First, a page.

C Namespaces

To understand identifier queries it is best to refresh our notion of the C namespaces. The main way we normally reuse identifier names in C programs is through scoping: an identifier within a given scope such as a block or declared as static within a file will not interfere with identifiers outside that scope. Thus, the following example will print 3 and not 7.
int i = 3;

        int i = 7;

        printf("%d\n", i);
CScout analyzes and stores each identifier's scope performing substitutions accordingly.

In addition, C also partitions a program's identifiers into four namespaces. Identifiers in one namespace, are also considered different from identifiers in another. The four namespaces are:

  1. Tags for a struct/union/enum
  2. Members of struct/union (actually a separate namespace is assigned to each struct/union)
  3. Labels
  4. Ordinary identifiers (termed objects in the C standard)
Thus in the following example all id identifier instances are different:
/* structure tag */
struct id {
        int id;                /* structure member */

/* Different structure */
struct id2 {
        char id;       /* structure member */

/* ordinary identifier */
id:     /* label */
Furthermore, macro names and the names of macro formal arguments also live in separate namespaces within the preprocessor.

Normally when you want to locate or change an identifier name, you only consider identifiers in the same scope and namespace. Sometimes however, a C preprocessor macro can semantically unite identifiers living in different namespaces, so that changes in one of them should be propagated to the others. The most common case involves macros that access structure members.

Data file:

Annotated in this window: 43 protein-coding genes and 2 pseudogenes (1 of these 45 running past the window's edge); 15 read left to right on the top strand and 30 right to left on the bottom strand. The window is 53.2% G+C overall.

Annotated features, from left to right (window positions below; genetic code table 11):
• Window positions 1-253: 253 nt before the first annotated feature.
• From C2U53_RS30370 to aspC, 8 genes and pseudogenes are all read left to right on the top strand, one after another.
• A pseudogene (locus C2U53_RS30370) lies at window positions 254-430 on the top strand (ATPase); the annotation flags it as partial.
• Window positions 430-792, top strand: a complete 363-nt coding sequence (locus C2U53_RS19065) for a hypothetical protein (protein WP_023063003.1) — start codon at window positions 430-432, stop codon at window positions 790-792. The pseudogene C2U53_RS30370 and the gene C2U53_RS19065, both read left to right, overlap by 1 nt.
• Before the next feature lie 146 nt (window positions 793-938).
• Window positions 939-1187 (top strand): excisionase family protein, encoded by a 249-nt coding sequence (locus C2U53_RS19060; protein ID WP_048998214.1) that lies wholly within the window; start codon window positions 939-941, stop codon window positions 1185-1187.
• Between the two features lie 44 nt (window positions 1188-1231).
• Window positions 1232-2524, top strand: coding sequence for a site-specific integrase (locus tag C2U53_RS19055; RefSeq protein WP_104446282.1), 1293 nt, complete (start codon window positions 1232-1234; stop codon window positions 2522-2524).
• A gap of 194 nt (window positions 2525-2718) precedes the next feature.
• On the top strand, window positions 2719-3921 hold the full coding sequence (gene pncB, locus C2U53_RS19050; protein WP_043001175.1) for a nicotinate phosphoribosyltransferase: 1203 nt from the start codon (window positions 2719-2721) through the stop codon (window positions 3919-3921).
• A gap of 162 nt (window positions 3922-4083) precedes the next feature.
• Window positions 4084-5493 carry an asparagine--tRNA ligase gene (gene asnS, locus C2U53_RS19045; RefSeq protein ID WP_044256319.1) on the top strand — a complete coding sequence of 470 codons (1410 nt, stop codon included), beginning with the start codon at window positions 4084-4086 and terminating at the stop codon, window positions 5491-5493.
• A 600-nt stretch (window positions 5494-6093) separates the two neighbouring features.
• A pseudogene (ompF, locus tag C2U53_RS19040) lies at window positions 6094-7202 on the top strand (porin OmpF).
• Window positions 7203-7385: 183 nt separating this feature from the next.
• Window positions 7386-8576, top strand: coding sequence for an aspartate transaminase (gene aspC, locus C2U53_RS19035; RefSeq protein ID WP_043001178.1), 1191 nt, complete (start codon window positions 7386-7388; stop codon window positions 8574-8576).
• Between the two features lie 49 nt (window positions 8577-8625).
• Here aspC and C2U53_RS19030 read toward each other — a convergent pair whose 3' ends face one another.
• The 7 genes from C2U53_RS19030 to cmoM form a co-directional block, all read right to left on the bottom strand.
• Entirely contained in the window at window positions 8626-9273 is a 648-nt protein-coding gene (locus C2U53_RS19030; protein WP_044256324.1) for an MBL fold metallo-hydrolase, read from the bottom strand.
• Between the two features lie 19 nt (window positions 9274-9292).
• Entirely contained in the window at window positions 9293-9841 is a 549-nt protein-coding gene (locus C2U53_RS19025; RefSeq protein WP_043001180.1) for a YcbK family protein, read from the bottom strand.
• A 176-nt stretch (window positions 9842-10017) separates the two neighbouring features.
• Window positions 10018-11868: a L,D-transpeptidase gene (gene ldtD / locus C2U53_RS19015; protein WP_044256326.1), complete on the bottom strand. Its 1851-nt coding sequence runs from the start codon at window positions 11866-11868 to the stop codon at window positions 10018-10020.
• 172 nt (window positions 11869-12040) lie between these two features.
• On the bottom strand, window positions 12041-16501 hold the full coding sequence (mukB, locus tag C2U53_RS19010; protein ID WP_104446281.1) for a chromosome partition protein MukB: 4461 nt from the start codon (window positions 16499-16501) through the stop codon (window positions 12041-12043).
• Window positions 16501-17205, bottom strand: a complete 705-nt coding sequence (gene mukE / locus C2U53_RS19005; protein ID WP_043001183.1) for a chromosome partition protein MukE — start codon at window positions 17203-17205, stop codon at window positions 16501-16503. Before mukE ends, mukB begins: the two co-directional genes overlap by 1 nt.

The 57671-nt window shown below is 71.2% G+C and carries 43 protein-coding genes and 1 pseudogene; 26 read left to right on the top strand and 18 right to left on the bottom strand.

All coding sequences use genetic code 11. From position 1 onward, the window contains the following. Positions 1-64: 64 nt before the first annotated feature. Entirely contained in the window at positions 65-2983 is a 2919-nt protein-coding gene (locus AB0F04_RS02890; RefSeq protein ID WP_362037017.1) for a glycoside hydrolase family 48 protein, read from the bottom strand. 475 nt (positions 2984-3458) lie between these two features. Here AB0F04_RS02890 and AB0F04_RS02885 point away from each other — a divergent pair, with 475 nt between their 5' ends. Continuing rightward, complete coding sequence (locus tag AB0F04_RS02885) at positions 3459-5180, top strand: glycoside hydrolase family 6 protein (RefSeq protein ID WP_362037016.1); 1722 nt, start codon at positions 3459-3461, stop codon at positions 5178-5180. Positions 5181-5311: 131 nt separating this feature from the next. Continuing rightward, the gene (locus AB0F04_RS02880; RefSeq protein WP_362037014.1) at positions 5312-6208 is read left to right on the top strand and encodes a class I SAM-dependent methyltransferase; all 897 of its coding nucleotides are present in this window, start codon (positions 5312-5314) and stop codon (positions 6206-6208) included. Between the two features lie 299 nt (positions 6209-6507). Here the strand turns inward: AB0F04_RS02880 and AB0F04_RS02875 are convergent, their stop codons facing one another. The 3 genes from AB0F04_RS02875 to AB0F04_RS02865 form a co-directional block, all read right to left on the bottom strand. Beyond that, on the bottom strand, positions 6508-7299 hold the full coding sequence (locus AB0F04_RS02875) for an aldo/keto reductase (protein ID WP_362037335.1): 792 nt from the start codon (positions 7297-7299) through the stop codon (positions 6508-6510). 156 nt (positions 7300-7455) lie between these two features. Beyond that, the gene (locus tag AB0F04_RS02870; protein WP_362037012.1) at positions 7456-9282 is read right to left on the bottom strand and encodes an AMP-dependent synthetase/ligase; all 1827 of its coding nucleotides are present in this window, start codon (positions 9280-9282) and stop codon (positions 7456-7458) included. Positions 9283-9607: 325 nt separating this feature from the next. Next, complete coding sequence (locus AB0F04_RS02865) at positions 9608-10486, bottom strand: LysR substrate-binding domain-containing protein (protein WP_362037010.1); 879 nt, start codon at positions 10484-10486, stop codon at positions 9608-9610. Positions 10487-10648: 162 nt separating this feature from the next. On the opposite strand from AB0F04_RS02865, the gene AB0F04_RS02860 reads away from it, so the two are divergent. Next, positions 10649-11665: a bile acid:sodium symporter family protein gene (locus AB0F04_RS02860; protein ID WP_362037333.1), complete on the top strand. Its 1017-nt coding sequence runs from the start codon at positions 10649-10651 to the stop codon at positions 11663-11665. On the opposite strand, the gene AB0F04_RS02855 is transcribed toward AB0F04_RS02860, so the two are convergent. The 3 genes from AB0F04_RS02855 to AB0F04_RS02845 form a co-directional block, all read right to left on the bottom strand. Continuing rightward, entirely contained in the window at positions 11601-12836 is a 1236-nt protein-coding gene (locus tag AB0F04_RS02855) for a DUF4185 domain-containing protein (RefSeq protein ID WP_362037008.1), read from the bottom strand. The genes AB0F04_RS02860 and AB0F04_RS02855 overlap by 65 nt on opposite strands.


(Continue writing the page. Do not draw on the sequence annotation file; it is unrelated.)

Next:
struct s1 {
        int id;
} a;

struct s2 {
        char id;
} b;

#define getid(x) ((x)->id)

        printf("%d %c", getid(a), getid(b));
In the above example, a name change in any of the id instances should be propagated to all others for the program to retain its original meaning. CScout understands such changes and will propagate any changes you specify accordingly.

Finally, the C preprocessor's token concatenation feature can result in identifiers that should be treated for substitution purposes in separate parts. Consider the following example:

int xleft, xright;
int ytop, ybottom;

#define coord(a, b) (a ## b)

        printf("%d %d %d %d\n",
                coord(x, left),
                coord(x, right),
                coord(y, top),
                coord(y, bottom));
In the above example, replacing x in one of the coord macro invocations should replace the x part in the xleft and xright variables. Again CScout will recognize and correctly handle this code.